Science-fiction, fantasy, and other stories

Category: fantasy

Halloween / Castles in the Air, part 2

Hello

To new readers and old, Happy Halloween and welcome to Tim Allen Stories! This post features Castles in the Air, Part 2 of 3, a novella set in a faux-medieval, “Fafhrd and the Gray Mouser”-style fantasy/English cozy-style mystery. In short, it’s a story with a bit of something for everyone. 


(Introduction continues after Shortcuts)

Shortcuts


At this point I usually reflect on the process of writing the current post. Frankly, this post was both harder and easier to finish than I expected. The easy part was that I didn’t have to start from scratch because this novella is an update of one of my old stories. 

The hard part is that I should never have expected to write an update of an old story without being tempted to go off on interesting tangents. The “tangent” sections are few and seem necessary, but they took a long time to finish. (Not to mention the chores of daily living delaying things.)

All the same, I worked very hard to finish by an arbitrary deadline, apropos of nothing, of Halloween. However, I’ll save any insights gained from writing those tangents for a future post.

Let’s get on with today’s story.


Backstage

Maybe there really is something spooky about…(shudder!)…Halloween. This post was originally published 10/31/2023. You might have seen it then if you subscribe. 

This post should have been automatically backed-up Halloween night by my database provider. However, something went wrong and the entire post and backup disappeared! I’ve spent the last few days working with my database provider to restore the missing files and recreate this post.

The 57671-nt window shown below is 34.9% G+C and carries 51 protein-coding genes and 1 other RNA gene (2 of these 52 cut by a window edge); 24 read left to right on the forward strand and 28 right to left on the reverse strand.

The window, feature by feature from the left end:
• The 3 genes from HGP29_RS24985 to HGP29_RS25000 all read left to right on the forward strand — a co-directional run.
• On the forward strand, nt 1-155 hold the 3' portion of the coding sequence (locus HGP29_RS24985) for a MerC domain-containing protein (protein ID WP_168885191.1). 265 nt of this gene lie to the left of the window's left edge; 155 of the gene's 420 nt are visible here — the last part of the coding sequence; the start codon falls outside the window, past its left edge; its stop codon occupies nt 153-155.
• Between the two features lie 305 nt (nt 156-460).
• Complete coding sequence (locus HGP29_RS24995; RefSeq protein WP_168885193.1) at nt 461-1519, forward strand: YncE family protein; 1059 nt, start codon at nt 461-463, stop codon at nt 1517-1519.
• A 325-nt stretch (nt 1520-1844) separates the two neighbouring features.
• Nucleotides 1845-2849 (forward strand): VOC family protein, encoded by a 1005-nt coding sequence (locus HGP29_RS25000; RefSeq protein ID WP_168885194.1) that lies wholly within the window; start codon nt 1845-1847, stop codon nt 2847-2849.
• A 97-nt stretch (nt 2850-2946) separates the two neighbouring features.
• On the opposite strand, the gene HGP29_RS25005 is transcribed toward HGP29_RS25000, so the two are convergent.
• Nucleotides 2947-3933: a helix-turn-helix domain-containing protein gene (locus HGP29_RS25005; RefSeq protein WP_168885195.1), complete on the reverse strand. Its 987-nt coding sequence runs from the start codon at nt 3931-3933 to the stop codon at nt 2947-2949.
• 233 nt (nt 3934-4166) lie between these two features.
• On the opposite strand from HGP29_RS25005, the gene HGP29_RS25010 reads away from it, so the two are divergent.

Hopefully, the ghosts won’t make this re-post…vanish.


Shout-Outs

Try Gene Ambaum’s Library Comic, a web comic about… libraries. Gene and a cadre of his favorite artists, such as Willow Payne (see the “About” page on his site), publish a humorous web comic that is ostensibly about libraries, but is as much about human nature as anything else.

Trust me. Try it. Have a laugh. Maybe discover a new book or some amazing merchandise. Check out Library Comic.

Library Comic is published twice a week, on Monday and Wednesday. Book reviews are also published twice a week, on Tuesday and Thursday.


Tell Your Friends

TimAllenStories.net
Tell your friends about it!
Then make new friends, and tell them!

Moebius Theater (paraphrased)

Subscribe for future posts


Head Games / Castles in the Air, part 1

Hello

To new visitors to Tim Allen Stories, welcome. And to returning visitors, welcome back!

In the afterword to my last post, I said that for this post I was thinking of doing a fantasy/mystery, and that the effort would take a while to complete. 

Wow, what an understatement!

(Introduction continues after Shortcuts)

Shortcuts


The story I decided to do is an update of a novella that I wrote several years ago called “Castles in the Air”. (Actually, I intended “Castles…” to be a short story instead of a novella, but you know me: I write “long”.)

My only copy of the story was a printout, so I had to transcribe it to electronic form first. And while I was at it, I’d fix a few minor issues that have been bothering me ever since I wrote the original version. However, what I didn’t expect to happen when I started making revisions, was how difficult emotionally it would be for me to finish.

The problem I encountered as I revised, was that I began to notice all the flaws and missed opportunities in the original story. And the more I began to fix flaws, the more the story bogged down and refused to be fixed. I soon found myself paralyzed with self-doubt. I mention this because you might have the same experience with your own writing.